Many Will Be Offended

Visibly angry, the man with the long dark beard backed away from me as if to avoid catching a dreaded disease.  “Get away from me!  You are an offence to me!” he sputtered hatefully, eyes flashing with rage, face heavy with indignation.  Beside him his approving wife glared at me in agreement, while their two little children looked on, open mouthed with astonishment.    A minute later the deeply offended husband and wife were bustling their two little ones out through the store’s automatic front doors like someone had just announced an outbreak of the black plague. 

The setting was a large, well known Christian book store in Brisbane, Australia. I hadn’t entered the book store that Saturday morning looking to offend anyone, honestly. With my husband absorbed in a nearby hobby shop, I had wandered in just to kill some time.  As usual, the store was bustling with shoppers browsing through hundreds of shelves of books, Bibles and CDs, while busy staff members dashed here and there ensuring everything was running smoothly.

Above the buzz the rising voices of two children in heated argument caught my attention.  Left to amuse themselves in the children’s play area a girl no more than five years old was desperately trying to hold on to a toy her younger brother was attempting to wrench from her hands. As the noisy disagreement escalated the children’s father appeared from somewhere, sharply rebuking his daughter for allowing the situation to occur.  With hard slaps of his hand, he began to physically correct her until her loud sobs echoed all over the shop.  Not content, he then commenced a second round of heavy slapping because she was wailing.  The child’s distressed screams were deafening. 

I looked around, alarmed, expecting someone, probably a staff member, to say or do something to stop this heavy handed assault on a child.   All around me customers chose to be oblivious, burying their heads even deeper into books and Bibles.  Staff, eyes to the ground, suddenly found something urgent to do at the far end of the store and scurried away.  After all, this was a Christian bookstore, and Christian love means we tolerate all things lest we offend someone, doesn’t it?

As for me, as the scene continued to unfold a few feet in front of me I found myself unable to move.  A burning sensation of heat was rising from somewhere deep inside me.  Unexpectedly and with calm authority a single word bounced off my tongue: “STOP!” 

Wailing daughter still in hand the man stopped his slapping, and lifted his head to see who had dared to interfere with his fatherly duties of correction.  “What did you say?” he asked, staring at me in disbelief.  “You can stop now.  You’ve made your point.  There’s no need to punish her further” I said, calmly but firmly.   He was clearly unused to being rebuked, not least by a small, insignificant woman.  It was at this point he swiftly grabbed his wife and children, sputtered out his hate filled words, and warned me not to come any closer (though I hadn’t moved).   As he herded his family hastily through the exit the last thing I saw was the little girl gazing back at me with wide eyed puzzlement on her face.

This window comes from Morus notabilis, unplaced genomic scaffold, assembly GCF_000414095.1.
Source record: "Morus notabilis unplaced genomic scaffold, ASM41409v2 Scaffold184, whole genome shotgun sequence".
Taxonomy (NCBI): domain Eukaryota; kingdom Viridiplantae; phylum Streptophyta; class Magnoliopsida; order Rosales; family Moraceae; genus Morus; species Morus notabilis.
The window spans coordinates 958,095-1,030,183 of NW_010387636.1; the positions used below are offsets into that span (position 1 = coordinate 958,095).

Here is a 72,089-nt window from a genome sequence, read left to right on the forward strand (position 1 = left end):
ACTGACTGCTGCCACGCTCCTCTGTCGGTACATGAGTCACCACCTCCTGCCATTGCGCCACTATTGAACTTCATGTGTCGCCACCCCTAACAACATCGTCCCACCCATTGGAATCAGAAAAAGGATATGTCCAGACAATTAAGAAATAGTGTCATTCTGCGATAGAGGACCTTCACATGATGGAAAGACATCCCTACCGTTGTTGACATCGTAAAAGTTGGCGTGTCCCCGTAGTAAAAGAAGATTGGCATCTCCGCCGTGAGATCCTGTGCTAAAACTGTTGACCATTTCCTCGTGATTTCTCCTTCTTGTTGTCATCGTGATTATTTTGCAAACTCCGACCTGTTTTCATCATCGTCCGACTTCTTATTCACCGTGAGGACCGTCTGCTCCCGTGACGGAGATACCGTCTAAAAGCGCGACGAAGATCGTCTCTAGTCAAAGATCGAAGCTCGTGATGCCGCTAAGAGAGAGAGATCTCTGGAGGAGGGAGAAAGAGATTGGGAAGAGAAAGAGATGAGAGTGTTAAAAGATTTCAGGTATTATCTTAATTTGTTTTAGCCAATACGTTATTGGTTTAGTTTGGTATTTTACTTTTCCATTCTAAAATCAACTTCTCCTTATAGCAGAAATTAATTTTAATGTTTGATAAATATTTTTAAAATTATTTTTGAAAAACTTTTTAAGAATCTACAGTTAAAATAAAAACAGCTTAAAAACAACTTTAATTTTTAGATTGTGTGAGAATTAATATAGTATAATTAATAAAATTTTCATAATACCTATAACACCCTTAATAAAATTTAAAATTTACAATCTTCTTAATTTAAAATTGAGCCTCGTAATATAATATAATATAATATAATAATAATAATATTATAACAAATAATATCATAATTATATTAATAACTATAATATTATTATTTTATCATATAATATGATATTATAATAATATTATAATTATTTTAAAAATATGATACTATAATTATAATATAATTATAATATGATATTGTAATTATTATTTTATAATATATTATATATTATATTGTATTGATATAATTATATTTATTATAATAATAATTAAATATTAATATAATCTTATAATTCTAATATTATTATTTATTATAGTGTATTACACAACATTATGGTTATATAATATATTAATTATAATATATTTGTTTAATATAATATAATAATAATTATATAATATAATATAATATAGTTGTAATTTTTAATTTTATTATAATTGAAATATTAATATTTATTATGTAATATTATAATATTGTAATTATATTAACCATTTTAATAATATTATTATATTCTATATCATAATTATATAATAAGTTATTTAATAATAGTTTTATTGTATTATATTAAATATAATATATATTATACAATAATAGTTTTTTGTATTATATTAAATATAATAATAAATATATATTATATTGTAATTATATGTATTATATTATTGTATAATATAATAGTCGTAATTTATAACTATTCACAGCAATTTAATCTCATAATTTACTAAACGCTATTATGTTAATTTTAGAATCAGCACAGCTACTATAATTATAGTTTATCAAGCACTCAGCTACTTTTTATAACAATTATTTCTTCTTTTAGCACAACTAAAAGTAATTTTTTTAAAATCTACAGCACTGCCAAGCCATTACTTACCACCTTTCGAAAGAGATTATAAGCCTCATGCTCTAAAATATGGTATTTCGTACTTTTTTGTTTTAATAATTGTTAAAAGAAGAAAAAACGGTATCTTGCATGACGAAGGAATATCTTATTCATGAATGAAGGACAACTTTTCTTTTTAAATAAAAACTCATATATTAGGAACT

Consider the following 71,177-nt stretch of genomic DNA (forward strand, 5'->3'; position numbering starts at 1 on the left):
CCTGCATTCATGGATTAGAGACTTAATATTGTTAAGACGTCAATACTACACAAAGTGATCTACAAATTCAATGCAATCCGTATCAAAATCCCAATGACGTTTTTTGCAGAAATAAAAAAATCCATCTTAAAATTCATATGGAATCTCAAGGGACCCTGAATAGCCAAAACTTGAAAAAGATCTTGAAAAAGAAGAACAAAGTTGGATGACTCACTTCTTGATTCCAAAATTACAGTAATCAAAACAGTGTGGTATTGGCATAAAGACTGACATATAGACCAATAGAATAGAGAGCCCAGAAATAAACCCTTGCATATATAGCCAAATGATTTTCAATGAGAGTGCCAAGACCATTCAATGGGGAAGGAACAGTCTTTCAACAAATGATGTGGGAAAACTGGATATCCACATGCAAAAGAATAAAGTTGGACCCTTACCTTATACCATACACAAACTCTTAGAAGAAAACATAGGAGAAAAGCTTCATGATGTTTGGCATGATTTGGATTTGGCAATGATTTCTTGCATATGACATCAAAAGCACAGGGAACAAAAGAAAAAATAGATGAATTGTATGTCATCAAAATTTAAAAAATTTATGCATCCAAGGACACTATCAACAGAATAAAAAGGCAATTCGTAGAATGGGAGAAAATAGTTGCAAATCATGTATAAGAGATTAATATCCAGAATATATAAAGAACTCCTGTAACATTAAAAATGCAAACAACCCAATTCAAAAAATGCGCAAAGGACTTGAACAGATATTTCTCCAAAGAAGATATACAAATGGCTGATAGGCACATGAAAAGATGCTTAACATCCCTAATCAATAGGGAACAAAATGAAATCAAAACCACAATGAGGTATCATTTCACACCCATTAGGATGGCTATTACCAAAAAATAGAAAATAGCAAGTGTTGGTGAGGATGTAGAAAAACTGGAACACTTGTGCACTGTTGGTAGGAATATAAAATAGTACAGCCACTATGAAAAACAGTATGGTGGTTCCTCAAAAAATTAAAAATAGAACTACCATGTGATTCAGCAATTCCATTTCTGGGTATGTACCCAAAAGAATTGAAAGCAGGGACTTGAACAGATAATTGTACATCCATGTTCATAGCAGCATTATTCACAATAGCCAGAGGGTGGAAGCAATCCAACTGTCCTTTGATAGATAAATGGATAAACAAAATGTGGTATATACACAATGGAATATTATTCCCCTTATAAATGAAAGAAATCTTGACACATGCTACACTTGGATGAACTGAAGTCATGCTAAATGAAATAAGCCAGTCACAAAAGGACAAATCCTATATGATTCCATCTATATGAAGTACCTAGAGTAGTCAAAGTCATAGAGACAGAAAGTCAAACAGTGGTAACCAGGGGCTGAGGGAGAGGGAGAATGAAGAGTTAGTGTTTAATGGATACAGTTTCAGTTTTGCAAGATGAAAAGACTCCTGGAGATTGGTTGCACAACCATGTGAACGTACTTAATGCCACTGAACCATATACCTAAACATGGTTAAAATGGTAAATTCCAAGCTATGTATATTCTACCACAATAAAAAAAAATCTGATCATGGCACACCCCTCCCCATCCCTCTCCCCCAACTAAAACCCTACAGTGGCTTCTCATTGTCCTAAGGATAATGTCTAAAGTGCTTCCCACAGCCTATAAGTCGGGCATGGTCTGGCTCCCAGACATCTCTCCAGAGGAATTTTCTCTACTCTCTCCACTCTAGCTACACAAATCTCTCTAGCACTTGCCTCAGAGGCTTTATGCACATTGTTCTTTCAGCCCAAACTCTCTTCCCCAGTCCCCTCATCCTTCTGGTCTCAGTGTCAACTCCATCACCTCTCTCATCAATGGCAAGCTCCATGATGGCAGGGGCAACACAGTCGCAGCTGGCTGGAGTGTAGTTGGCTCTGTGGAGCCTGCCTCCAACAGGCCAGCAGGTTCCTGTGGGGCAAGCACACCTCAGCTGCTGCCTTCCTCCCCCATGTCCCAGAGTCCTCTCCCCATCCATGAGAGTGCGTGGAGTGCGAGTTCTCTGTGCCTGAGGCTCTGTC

Holy Spirit gave me a crash course in an important aspect of discipleship that day.  He taught me something many years of church attendance had failed to cover:  if we are genuine about walking with Christ we’re going to have to come to terms with being an offence to all that is anti-Christ.

In the short time that Jesus ministered on the earth He managed to offend a great many people.  And it didn’t trouble Him one little bit.  For instance: several disciples were offended when He said they should eat His flesh and drink His blood (John 6:53-61); the good people of home town Nazareth were offended when He refused to behave like a carpenter’s son (Mat. 13:54-57); a whole lot of temple goers were offended when He ran amok with a whip (John 2:15).   And to Israel’s religious leaders Jesus was a constant irritating source of unbridled offence (Matt. 15:12).  According to the gospels, it seems a good percentage of the population was offended at Jesus most of the time.

Now don’t get me wrong.  Jesus didn’t offend people to draw attention to Himself, or to make out He was holier than anyone else.  That kind of self-centered behavior would have been a work of the flesh, but Jesus walked in the Spirit.  And it was because He walked, lived, spoke and acted only in the Spirit of God that He was offensive to anyone who lived, spoke or acted in opposition to the Spirit of God.  We may better know this opposing spirit that works in the flesh of man as antichrist (1 Jn. 2:22).

Now the world hasn’t changed since Jesus walked here as a man, there’s just more of it.  And God hasn’t changed, because He doesn’t (Mal. 3:6).   So what happened to the church’s power to be the same kind of holy offence in the world as Christ was?  The answer has to be that the church has changed.  In countries where the church is an offence to the spirit of the world, the church is persecuted but powerful in witness and faith.  But in countries where the church has compromised with the spirit of the world, the church is powerless, weak, devoid of faith and lukewarm.  And it has to be said that in way too many instances, the church is more an offence to God than the world.  

So, at the risk of offending some, let me throw some questions out there for serious consideration:

*When did the church become more concerned about offending the world than offending God?

*How has the uncompromising love modelled by Jesus Christ been replaced by a sickly sweet counterfeit love that tolerates rather than confronts sin, injustice, corruption and oppression?

*Where did the church get the idea that antichrist in the world could be opposed through politics better than through a crucified people living, and walking in the power of the Holy Spirit?

*And if Jesus was called “a rock of offence and a stone of stumbling” are we, His disciples, also prepared to wear that label and bear the consequences……daily?  (Rom. 9:33)